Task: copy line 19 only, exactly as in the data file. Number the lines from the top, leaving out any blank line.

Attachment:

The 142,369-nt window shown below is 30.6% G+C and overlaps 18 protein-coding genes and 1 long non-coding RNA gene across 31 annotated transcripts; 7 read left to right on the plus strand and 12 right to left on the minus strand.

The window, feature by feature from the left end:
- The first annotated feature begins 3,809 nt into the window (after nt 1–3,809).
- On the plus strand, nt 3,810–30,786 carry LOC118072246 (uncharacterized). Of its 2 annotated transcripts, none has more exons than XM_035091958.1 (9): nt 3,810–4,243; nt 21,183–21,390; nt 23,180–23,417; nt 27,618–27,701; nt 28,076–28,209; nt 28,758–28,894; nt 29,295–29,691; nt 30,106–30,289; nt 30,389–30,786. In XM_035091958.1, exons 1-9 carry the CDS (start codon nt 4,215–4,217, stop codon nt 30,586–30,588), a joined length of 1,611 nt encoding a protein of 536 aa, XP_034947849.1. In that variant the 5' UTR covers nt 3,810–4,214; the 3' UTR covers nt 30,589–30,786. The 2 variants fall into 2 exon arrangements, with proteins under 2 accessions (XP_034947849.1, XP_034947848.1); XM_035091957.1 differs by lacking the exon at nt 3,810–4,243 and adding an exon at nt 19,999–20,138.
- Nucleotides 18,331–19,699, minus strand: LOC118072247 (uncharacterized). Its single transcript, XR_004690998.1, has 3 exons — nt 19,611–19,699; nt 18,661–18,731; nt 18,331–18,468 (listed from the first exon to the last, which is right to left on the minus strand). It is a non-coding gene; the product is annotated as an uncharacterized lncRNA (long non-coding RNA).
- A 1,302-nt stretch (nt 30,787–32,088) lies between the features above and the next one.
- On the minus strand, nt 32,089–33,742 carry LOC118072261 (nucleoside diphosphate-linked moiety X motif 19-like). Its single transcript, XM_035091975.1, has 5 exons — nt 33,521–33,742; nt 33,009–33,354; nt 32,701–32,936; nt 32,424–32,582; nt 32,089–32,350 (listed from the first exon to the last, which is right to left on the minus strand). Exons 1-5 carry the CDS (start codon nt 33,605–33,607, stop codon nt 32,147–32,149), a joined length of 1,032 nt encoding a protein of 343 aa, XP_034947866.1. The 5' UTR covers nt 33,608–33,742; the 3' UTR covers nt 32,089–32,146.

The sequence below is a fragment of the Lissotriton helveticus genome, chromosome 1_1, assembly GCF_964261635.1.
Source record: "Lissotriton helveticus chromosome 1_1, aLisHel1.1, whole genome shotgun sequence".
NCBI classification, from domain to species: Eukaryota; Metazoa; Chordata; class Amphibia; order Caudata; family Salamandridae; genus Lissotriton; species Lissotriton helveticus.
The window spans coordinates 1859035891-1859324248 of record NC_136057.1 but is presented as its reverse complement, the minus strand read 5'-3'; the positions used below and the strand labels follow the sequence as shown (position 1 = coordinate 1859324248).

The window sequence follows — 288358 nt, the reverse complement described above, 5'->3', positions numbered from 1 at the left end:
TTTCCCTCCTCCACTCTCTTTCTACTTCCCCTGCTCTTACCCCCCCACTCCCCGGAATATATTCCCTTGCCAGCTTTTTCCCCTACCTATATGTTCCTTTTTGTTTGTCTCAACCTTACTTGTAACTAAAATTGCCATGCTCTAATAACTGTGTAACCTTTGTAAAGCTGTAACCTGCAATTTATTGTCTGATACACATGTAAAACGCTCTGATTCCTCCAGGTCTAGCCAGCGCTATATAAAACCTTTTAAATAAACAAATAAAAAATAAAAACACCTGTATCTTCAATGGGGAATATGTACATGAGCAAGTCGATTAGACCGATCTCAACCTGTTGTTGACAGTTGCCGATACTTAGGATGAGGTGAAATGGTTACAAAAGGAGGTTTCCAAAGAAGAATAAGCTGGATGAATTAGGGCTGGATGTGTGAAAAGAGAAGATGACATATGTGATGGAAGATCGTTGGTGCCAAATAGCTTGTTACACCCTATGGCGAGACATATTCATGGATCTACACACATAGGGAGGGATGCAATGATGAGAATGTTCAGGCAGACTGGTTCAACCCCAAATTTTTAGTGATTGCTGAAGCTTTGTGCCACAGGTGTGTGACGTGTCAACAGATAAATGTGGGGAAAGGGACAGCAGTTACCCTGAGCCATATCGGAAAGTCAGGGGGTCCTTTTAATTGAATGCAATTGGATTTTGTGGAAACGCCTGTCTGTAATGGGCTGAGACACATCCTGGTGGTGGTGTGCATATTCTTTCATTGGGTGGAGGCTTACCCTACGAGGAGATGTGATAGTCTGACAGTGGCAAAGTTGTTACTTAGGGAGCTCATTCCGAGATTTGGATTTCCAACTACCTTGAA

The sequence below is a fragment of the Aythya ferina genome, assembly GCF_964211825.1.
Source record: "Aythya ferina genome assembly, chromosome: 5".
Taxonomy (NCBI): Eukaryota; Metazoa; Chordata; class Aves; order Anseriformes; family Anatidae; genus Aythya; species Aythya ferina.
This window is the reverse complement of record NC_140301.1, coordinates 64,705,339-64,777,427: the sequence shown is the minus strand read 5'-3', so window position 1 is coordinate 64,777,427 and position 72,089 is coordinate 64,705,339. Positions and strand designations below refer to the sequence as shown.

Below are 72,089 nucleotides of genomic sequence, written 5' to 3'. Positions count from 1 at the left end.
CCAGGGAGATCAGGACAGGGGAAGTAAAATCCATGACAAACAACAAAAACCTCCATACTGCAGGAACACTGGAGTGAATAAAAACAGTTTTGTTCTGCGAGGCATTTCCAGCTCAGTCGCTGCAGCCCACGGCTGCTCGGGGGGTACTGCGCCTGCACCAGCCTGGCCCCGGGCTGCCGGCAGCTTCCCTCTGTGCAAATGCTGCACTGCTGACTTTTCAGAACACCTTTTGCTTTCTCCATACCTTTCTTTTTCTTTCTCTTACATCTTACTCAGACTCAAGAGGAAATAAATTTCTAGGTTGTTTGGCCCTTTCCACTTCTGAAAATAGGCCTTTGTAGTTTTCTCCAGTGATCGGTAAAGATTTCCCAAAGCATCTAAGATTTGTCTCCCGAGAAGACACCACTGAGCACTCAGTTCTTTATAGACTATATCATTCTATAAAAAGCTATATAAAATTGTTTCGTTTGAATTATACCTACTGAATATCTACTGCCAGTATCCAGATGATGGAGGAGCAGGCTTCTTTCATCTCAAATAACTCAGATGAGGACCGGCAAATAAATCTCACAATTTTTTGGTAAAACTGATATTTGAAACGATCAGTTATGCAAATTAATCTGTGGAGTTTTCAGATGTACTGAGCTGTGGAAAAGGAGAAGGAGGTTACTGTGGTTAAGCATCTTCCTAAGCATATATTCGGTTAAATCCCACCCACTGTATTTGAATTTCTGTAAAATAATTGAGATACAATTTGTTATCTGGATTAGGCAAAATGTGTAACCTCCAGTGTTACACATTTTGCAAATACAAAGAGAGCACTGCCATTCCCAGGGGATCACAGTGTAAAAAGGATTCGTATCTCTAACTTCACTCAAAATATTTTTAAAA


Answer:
CCAGGGAGATCAGGACAGGGGAAGTAAAATCCATGACAAACAACAAAAACCTCCATACTGCAGGAACACTGGAGTGAATAAAAACAGTTTTGTTCTGCGAGGCATTTCCAGCTCAGTCGCTGCAGCCCACGGCTGCTCGGGGGGTACTGCGCCTGCACCAGCCTGGCCCCGGGCTGCCGGCAGCTTCCCTCTGTGCAAATGCTGCACTGCTGACTTTTCAGAACACCTTTTGCTTTCTCCATACCTTTCTTTTTCTTTCTCTTACATCTTACTCAGACTCAAGAGGAAATAAATTTCTAGGTTGTTTGGCCCTTTCCACTTCTGAAAATAGGCCTTTGTAGTTTTCTCCAGTGATCGGTAAAGATTTCCCAAAGCATCTAAGATTTGTCTCCCGAGAAGACACCACTGAGCACTCAGTTCTTTATAGACTATATCATTCTATAAAAAGCTATATAAAATTGTTTCGTTTGAATTATACCTACTGAATATCTACTGCCAGTATCCAGATGATGGAGGAGCAGGCTTCTTTCATCTCAAATAACTCAGATGAGGACCGGCAAATAAATCTCACAATTTTTTGGTAAAACTGATATTTGAAACGATCAGTTATGCAAATTAATCTGTGGAGTTTTCAGATGTACTGAGCTGTGGAAAAGGAGAAGGAGGTTACTGTGGTTAAGCATCTTCCTAAGCATATATTCGGTTAAATCCCACCCACTGTATTTGAATTTCTGTAAAATAATTGAGATACAATTTGTTATCTGGATTAGGCAAAATGTGTAACCTCCAGTGTTACACATTTTGCAAATACAAAGAGAGCACTGCCATTCCCAGGGGATCACAGTGTAAAAAGGATTCGTATCTCTAACTTCACTCAAAATATTTTTAAAA